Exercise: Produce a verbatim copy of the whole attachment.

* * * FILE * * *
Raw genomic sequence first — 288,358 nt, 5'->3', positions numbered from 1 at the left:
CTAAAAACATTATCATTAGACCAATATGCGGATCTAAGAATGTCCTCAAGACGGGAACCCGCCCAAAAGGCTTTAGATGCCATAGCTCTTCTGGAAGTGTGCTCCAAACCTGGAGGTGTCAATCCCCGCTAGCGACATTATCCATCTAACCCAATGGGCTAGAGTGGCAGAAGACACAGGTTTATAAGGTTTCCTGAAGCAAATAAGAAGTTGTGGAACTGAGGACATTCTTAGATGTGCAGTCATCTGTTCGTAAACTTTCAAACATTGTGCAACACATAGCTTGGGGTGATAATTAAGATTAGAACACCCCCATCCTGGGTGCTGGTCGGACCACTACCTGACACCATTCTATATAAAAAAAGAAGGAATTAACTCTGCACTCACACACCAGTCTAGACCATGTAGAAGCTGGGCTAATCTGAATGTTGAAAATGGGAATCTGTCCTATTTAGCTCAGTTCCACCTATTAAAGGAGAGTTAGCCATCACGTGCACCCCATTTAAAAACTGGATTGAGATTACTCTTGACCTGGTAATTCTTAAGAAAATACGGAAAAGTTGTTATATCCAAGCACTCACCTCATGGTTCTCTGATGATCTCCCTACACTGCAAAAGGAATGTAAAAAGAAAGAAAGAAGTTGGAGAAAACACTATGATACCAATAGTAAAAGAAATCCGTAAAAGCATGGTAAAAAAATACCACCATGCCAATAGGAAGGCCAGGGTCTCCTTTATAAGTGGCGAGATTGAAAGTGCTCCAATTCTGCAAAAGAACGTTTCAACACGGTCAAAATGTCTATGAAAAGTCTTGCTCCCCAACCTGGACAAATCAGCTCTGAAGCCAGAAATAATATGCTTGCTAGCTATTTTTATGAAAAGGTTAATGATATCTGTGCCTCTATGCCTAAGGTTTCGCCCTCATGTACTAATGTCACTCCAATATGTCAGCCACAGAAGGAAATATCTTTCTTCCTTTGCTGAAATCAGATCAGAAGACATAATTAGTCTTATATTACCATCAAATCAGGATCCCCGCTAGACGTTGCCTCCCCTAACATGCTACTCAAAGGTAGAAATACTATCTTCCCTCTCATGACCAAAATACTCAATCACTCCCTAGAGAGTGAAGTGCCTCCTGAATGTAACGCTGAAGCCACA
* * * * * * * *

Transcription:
Raw genomic sequence first — 288,358 nt, 5'->3', positions numbered from 1 at the left:
CTAAAAACATTATCATTAGACCAATATGCGGATCTAAGAATGTCCTCAAGACGGGAACCCGCCCAAAAGGCTTTAGATGCCATAGCTCTTCTGGAAGTGTGCTCCAAACCTGGAGGTGTCAATCCCCGCTAGCGACATTATCCATCTAACCCAATGGGCTAGAGTGGCAGAAGACACAGGTTTATAAGGTTTCCTGAAGCAAATAAGAAGTTGTGGAACTGAGGACATTCTTAGATGTGCAGTCATCTGTTCGTAAACTTTCAAACATTGTGCAACACATAGCTTGGGGTGATAATTAAGATTAGAACACCCCCATCCTGGGTGCTGGTCGGACCACTACCTGACACCATTCTATATAAAAAAAGAAGGAATTAACTCTGCACTCACACACCAGTCTAGACCATGTAGAAGCTGGGCTAATCTGAATGTTGAAAATGGGAATCTGTCCTATTTAGCTCAGTTCCACCTATTAAAGGAGAGTTAGCCATCACGTGCACCCCATTTAAAAACTGGATTGAGATTACTCTTGACCTGGTAATTCTTAAGAAAATACGGAAAAGTTGTTATATCCAAGCACTCACCTCATGGTTCTCTGATGATCTCCCTACACTGCAAAAGGAATGTAAAAAGAAAGAAAGAAGTTGGAGAAAACACTATGATACCAATAGTAAAAGAAATCCGTAAAAGCATGGTAAAAAAATACCACCATGCCAATAGGAAGGCCAGGGTCTCCTTTATAAGTGGCGAGATTGAAAGTGCTCCAATTCTGCAAAAGAACGTTTCAACACGGTCAAAATGTCTATGAAAAGTCTTGCTCCCCAACCTGGACAAATCAGCTCTGAAGCCAGAAATAATATGCTTGCTAGCTATTTTTATGAAAAGGTTAATGATATCTGTGCCTCTATGCCTAAGGTTTCGCCCTCATGTACTAATGTCACTCCAATATGTCAGCCACAGAAGGAAATATCTTTCTTCCTTTGCTGAAATCAGATCAGAAGACATAATTAGTCTTATATTACCATCAAATCAGGATCCCCGCTAGACGTTGCCTCCCCTAACATGCTACTCAAAGGTAGAAATACTATCTTCCCTCTCATGACCAAAATACTCAATCACTCCCTAGAGAGTGAAGTGCCTCCTGAATGTAACGCTGAAGCCACA